Hi WikiTreers,

Welcome to a new installment of “Meet our Members.” It’s time to get to know another awesome member of our community: Meet Amy.

Amy Utting became a WikiTreer in May of 2016.  She works diligently to add sources to profiles she manages, and participates in several projects including Irish Roots and the New Zealand Project. Amy recently became one of our newest Mentors.

What are some of the surnames you are researching?

Until I have access to the family records I need, I’m avoiding the /UTTING/ side of my family for now, as the furthest ancestor I’ve reached is just a complete source of confusion. I’m currently focusing my attention mostly on the /JERMYN/ family from Suffolk.

(Editor’s Note: Amy has a  list of many of the surnames she is researching on her profile as well as links to her extensive lists of  her notable relations and WikiTree cousins!) 

What are some of the locations you are researching?

I have family on both sides of the Irish Sea, so I’m looking equally into both sides. Cork and Dublin are the predominant areas of Ireland I’m researching, while Suffolk and Norfolk both crop up quite a bit in my research also. 

When and how did you get interested in genealogy and family history?

Because of my love of history, I was already intrigued by family stories for many years before I actually began actively researching my family tree. My grandfather passed away in 2014, and because my grandmother had been moved to a different care facility to the one he was in, a lot of her belongings had been left with him, so when he passed the family came together to sort through his things and figure out where it was all going to go. I was the one who got to keep a lot of the books, including a copy of the Kilgour Family Book (published by my second cousin, and fellow WikiTree member Kathryn Mooney). I vaguely remember reading through it, cover to cover, in a single afternoon and I was still highly intrigued after I finished. It all set off from there!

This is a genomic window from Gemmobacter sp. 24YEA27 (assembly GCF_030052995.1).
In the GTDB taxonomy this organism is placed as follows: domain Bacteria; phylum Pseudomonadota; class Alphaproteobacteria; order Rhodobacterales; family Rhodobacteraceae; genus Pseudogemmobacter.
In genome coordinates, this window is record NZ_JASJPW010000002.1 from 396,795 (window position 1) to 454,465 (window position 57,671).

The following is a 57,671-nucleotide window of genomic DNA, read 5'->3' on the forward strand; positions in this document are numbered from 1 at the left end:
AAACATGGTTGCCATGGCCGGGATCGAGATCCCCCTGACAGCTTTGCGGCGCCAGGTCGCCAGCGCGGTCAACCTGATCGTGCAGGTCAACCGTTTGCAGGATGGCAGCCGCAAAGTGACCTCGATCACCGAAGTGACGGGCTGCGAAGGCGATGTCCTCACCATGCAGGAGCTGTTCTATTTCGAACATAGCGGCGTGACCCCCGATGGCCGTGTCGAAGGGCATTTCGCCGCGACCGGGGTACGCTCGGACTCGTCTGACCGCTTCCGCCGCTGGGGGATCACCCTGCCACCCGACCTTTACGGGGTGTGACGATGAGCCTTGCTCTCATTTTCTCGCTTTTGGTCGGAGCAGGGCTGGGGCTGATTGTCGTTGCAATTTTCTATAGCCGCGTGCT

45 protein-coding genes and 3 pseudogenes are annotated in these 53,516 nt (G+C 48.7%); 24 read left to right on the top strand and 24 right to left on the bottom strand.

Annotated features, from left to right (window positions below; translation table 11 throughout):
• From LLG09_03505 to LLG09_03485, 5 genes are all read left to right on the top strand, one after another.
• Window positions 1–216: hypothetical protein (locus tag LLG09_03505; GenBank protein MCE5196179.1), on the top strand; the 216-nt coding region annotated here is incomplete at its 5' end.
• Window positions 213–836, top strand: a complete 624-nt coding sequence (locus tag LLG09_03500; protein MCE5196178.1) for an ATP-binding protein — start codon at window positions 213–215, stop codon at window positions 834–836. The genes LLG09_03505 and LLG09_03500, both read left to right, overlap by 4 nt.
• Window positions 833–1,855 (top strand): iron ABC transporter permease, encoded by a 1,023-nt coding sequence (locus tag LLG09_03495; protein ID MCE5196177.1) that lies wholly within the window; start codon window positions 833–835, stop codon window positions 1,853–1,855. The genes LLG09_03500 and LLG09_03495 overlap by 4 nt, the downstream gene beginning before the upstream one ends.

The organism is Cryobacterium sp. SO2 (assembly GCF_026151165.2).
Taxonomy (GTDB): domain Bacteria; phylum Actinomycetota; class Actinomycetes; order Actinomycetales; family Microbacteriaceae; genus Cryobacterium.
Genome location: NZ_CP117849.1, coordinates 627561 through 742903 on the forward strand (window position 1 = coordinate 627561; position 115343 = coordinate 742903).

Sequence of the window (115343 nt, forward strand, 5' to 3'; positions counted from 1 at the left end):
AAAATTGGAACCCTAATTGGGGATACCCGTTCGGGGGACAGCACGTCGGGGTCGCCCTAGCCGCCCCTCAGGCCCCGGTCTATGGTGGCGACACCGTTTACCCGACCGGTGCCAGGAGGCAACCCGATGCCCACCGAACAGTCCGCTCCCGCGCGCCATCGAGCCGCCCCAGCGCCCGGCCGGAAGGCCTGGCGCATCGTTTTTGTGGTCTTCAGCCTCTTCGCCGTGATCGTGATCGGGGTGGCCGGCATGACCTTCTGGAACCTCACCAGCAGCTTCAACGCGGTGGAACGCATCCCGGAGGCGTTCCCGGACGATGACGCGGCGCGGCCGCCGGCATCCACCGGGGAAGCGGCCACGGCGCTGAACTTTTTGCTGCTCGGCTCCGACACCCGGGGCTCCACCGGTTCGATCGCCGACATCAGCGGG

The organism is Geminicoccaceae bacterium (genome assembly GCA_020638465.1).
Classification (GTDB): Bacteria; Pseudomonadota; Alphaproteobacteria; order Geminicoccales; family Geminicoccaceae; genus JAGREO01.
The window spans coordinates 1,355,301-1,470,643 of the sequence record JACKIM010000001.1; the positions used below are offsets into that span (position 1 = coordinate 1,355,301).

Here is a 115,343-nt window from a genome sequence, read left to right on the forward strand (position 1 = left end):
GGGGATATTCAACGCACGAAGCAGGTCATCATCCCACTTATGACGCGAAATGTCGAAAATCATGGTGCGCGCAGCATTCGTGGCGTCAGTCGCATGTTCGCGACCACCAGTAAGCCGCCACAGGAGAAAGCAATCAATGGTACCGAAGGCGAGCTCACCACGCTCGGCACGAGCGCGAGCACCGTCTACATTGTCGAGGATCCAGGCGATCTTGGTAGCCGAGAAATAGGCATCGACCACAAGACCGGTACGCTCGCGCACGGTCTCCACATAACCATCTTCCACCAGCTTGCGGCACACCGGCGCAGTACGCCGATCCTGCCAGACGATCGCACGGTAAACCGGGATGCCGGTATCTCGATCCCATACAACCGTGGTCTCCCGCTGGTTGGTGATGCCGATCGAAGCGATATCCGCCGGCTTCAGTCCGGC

Who’s your favorite ancestor and why?

This will sound ridiculously sappy, but my great-grandfather, Leonard Utting, was probably my favourite. Charlie (a nickname from his middle name, Charles) was born in Norfolk and served in the British Army during World War I before he emigrated to Wellington, New Zealand, and married his first wife. While he served in the New Zealand Expeditionary Forces during World War II, his wife began an affair with the local storeman, which Charlie discovered upon his return. It was after this event (and subsequent divorce) that Charlie met my great-grandmother, Winifred Taylor, and they lived happily in the years following. I think it’s a lovely story, where my grandfather overcame relationship obstacles and two literal wars and still lived to just over eighty.

Tell us about a brick wall you were able to break down or one you hope to bust through.

It would be nice to go further back in the /UTTING/ side of the family, especially as it’s my actual surname. At some point soon I’ll be travelling further north from where I live to meet with my great-aunt and hopefully gain access to all of the research that she’s done, so I have hopes that I’ll be able to break through this particular brick wall soon!

How long have you been on WikiTree and what do you spend the most time doing?

I first joined WikiTree in May 2016, though I only dabbled for the first few months until I really figured out what I was doing. I currently spend most of my time hunting down further sources for the information I have on WikiTree.